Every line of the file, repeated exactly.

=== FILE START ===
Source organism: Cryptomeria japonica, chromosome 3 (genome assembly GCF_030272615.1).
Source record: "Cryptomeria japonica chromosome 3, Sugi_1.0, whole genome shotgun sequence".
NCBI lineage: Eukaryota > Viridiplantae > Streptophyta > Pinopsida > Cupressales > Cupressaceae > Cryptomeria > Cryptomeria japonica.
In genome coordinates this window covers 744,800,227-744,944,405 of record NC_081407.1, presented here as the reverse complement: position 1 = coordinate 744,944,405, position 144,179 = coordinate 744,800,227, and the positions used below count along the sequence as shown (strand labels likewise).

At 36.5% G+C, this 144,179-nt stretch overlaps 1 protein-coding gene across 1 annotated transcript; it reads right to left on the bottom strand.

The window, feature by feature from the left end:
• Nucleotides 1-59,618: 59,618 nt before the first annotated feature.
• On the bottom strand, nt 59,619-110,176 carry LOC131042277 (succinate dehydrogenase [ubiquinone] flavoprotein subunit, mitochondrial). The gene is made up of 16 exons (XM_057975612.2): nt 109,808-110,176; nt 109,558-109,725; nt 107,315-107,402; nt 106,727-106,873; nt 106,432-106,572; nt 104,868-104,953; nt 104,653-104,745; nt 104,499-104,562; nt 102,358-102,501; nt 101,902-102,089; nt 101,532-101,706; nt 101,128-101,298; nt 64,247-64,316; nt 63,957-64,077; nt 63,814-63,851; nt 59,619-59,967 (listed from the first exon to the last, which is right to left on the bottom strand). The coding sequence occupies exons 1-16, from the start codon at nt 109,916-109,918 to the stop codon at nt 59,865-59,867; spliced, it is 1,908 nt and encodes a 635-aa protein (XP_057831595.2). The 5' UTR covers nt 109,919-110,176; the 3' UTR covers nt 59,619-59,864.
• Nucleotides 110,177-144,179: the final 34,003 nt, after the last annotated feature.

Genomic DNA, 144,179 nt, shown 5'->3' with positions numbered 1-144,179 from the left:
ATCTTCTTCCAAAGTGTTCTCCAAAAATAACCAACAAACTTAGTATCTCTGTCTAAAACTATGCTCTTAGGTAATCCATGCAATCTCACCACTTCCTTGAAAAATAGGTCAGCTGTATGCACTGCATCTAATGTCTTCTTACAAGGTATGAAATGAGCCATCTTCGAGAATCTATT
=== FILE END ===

Source organism: Cryptomeria japonica, chromosome 3 (genome assembly GCF_030272615.1).
Source record: "Cryptomeria japonica chromosome 3, Sugi_1.0, whole genome shotgun sequence".
NCBI lineage: Eukaryota > Viridiplantae > Streptophyta > Pinopsida > Cupressales > Cupressaceae > Cryptomeria > Cryptomeria japonica.
In genome coordinates this window covers 744,800,227-744,944,405 of record NC_081407.1, presented here as the reverse complement: position 1 = coordinate 744,944,405, position 144,179 = coordinate 744,800,227, and the positions used below count along the sequence as shown (strand labels likewise).

At 36.5% G+C, this 144,179-nt stretch overlaps 1 protein-coding gene across 1 annotated transcript; it reads right to left on the bottom strand.

The window, feature by feature from the left end:
• Nucleotides 1-59,618: 59,618 nt before the first annotated feature.
• On the bottom strand, nt 59,619-110,176 carry LOC131042277 (succinate dehydrogenase [ubiquinone] flavoprotein subunit, mitochondrial). The gene is made up of 16 exons (XM_057975612.2): nt 109,808-110,176; nt 109,558-109,725; nt 107,315-107,402; nt 106,727-106,873; nt 106,432-106,572; nt 104,868-104,953; nt 104,653-104,745; nt 104,499-104,562; nt 102,358-102,501; nt 101,902-102,089; nt 101,532-101,706; nt 101,128-101,298; nt 64,247-64,316; nt 63,957-64,077; nt 63,814-63,851; nt 59,619-59,967 (listed from the first exon to the last, which is right to left on the bottom strand). The coding sequence occupies exons 1-16, from the start codon at nt 109,916-109,918 to the stop codon at nt 59,865-59,867; spliced, it is 1,908 nt and encodes a 635-aa protein (XP_057831595.2). The 5' UTR covers nt 109,919-110,176; the 3' UTR covers nt 59,619-59,864.
• Nucleotides 110,177-144,179: the final 34,003 nt, after the last annotated feature.

Genomic DNA, 144,179 nt, shown 5'->3' with positions numbered 1-144,179 from the left:
ATCTTCTTCCAAAGTGTTCTCCAAAAATAACCAACAAACTTAGTATCTCTGTCTAAAACTATGCTCTTAGGTAATCCATGCAATCTCACCACTTCCTTGAAAAATAGGTCAGCTGTATGCACTGCATCTAATGTCTTCTTACAAGGTATGAAATGAGCCATCTTCGAGAATCTATT